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1841-1865 ARCHIVE OF HANDWRITTEN CORRESPONDENCE BETWEEN CINCINNATI SHIP-BUILDER JOHN SWASEY AND SALEM MARITIME MERCHANT, EDWARD D. KIMBALL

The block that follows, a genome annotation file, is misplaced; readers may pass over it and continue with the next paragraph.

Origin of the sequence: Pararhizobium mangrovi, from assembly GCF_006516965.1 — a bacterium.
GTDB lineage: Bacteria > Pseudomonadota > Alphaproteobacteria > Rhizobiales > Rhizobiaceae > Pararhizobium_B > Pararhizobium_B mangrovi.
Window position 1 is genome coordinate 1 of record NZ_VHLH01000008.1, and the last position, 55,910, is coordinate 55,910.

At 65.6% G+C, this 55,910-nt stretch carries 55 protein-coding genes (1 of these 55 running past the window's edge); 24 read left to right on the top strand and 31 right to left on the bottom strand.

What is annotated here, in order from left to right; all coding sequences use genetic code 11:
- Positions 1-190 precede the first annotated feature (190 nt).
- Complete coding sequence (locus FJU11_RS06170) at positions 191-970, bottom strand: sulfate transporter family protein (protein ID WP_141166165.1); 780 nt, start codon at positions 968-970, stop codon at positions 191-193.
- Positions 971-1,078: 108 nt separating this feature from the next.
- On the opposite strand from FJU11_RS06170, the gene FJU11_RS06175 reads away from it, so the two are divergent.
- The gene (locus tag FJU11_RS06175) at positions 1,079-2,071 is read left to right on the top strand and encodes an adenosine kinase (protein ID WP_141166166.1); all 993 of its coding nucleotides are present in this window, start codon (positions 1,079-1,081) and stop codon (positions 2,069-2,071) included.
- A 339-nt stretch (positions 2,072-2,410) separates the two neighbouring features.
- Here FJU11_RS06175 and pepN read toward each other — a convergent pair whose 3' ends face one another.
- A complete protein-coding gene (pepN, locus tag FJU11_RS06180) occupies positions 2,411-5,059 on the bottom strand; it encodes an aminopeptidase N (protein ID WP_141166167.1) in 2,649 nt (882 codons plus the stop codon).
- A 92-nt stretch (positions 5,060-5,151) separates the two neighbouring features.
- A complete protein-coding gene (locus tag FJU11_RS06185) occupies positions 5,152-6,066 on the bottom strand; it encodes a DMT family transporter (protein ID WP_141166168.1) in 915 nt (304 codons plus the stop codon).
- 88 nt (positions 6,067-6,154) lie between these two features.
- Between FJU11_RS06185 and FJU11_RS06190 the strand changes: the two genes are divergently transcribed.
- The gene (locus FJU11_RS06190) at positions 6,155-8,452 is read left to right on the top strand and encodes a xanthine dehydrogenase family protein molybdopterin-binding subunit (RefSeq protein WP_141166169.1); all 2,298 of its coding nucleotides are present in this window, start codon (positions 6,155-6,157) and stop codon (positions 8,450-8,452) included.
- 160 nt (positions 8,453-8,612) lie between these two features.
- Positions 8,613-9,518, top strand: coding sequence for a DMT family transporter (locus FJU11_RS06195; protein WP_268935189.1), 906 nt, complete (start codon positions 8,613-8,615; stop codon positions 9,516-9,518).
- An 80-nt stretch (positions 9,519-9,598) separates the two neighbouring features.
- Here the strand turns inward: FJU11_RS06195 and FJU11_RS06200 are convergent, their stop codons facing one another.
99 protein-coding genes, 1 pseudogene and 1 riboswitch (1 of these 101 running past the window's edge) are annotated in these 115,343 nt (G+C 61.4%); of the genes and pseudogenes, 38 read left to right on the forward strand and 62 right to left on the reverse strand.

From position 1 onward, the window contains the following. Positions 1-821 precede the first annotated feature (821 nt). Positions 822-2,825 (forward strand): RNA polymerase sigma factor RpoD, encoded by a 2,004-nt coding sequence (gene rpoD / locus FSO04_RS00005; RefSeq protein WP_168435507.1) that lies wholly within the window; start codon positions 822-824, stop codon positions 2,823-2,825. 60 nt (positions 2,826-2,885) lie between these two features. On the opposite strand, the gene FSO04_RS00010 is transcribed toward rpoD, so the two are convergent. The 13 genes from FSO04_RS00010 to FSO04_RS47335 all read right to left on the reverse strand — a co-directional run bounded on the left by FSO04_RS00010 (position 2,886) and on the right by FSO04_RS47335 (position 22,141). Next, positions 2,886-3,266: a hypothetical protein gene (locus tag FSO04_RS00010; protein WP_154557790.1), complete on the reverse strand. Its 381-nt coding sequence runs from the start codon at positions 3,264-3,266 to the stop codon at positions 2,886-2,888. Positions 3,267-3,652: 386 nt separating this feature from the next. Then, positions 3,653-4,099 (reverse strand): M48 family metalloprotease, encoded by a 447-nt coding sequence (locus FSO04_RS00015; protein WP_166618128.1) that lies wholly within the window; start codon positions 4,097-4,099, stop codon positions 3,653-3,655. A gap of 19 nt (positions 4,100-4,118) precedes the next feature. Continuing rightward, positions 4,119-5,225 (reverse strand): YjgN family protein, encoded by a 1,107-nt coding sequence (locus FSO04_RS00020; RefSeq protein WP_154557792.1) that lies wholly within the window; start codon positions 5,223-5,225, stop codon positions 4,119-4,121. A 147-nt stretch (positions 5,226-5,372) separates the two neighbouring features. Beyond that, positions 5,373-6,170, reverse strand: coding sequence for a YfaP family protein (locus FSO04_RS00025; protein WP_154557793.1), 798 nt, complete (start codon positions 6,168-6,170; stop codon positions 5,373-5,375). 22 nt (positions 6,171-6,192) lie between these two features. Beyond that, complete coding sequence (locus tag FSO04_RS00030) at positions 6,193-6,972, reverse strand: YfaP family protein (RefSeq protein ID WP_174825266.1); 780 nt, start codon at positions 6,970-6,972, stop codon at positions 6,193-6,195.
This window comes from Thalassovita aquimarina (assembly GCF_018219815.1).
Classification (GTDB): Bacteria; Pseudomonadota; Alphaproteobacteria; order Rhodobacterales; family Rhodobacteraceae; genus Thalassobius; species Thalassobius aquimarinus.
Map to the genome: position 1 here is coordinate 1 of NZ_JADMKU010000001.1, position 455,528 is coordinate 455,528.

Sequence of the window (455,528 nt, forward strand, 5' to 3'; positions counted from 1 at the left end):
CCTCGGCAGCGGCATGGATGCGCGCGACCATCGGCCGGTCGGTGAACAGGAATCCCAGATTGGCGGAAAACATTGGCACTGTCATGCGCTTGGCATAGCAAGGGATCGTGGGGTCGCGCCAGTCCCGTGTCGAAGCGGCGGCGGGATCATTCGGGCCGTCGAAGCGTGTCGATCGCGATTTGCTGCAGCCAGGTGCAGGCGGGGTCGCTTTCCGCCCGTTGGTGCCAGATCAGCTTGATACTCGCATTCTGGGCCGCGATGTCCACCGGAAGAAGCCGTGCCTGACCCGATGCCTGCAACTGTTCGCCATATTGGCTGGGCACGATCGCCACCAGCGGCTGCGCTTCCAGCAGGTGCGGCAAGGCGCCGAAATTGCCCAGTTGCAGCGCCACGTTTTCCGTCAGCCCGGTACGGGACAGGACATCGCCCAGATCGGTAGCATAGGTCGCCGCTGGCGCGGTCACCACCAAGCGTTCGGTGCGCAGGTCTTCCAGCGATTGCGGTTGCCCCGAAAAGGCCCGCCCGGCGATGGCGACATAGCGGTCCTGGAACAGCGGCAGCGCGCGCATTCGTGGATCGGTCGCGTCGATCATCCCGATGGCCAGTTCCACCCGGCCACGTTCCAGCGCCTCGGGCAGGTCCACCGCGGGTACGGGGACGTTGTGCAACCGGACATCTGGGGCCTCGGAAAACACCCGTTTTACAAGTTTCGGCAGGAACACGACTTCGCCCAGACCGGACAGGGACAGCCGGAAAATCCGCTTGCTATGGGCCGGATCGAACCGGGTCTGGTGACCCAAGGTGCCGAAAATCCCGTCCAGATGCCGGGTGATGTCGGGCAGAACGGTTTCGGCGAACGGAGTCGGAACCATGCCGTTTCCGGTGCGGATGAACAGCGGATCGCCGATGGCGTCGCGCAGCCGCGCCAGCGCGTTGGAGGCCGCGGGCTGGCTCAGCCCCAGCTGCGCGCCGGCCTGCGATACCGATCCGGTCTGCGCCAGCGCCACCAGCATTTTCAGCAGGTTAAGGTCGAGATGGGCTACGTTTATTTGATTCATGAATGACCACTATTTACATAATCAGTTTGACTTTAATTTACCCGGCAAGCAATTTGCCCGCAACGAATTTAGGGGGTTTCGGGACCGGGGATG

Ohio, Cincinnati / Swasey, John Comprises 63 items, totaling more than 80pp of holograph material: 51 letters and three telegrams from Swasey to Kimball, and nine retained copies (unsigned) of Kimball's letters to Swasey. Of the 51 Swasey letters, 15 have stampless covers from Cincinnati, 10 are stamped & canceled covers, and the rest are folded for mailing, without envelopes. Included in the total are one promissory note and one bill of exchange. Some of the longer letters incorporate invoices into the text. Some discuss hardships and sufferings during the "Civill War," along with building iron-clad Monitors, &c. The Swasey letters are signed variously as "John Swasey," "John," or "John Swasey & Co." Most are docketed by Kimball. The Swasey letters are dated as follows: 1841 (5 letters); 1842 (6); 1849 (5); 1851 (1); 1852 (11); 1853 (2); 1856 (3); 1861 (1); 1862 (10); 1863 (5); 1864 (1); 1865 (1). Written on blue and off-white stock. Occasional holes from removal of wax seals, usually with no loss. All of the letters have interesting content about maritime trade via canal boats, steamboats, and larger ships, including insurance and mortgages on various vessels, the prices of and demand for goods (pork, lard, coffee, flour, etc.), news of currency exchanges and the scarcity of money, &c. // John Swasey (1808-1888) was a noted Cincinnati merchant and shipbuilder, born in Salem, Massachusetts. In 1835, he went overland to Cincinnati, Ohio, then considered the limit of much travel to the great west. In Ohio, Swasey invested in real estate and in other business until he accrued a fortune for those days, much of which he lost during the Civil War. The letters in this archive represent, in part, the rise and fall of Swasey's business. Swasey was one of the founders of the Cincinnati Chamber of Commerce and the Merchants Exchange. He was accustomed to making annual trips by boat, canal, and stage to the old homestead in Salem, accompanied by his wife and seven children. // The correspondent, Edward D. Kimball, was a noted Salem maritime merchant, shipper, banker, and textile magnate. His early career included New England coastal trading in produce and lumber. In 1842, Kimball expanded into Ohio-Boston produce trading. He then began to use midwestern shipbuilders to construct his vessels. About 1845, Edward and his brothers combined efforts to develop and expand the Kimball shipping industry. Although the main thrust of their trade was with the west coast of Africa, their vessels sailed also to the East Indies, South America, Pacific Islands, Australia, and Asia. In his off-hours, Kimball served as Mayor of Salem, Massachusetts, and as a leader of the Naumkeag Bank and the Naumkeag Steam Cotton Company.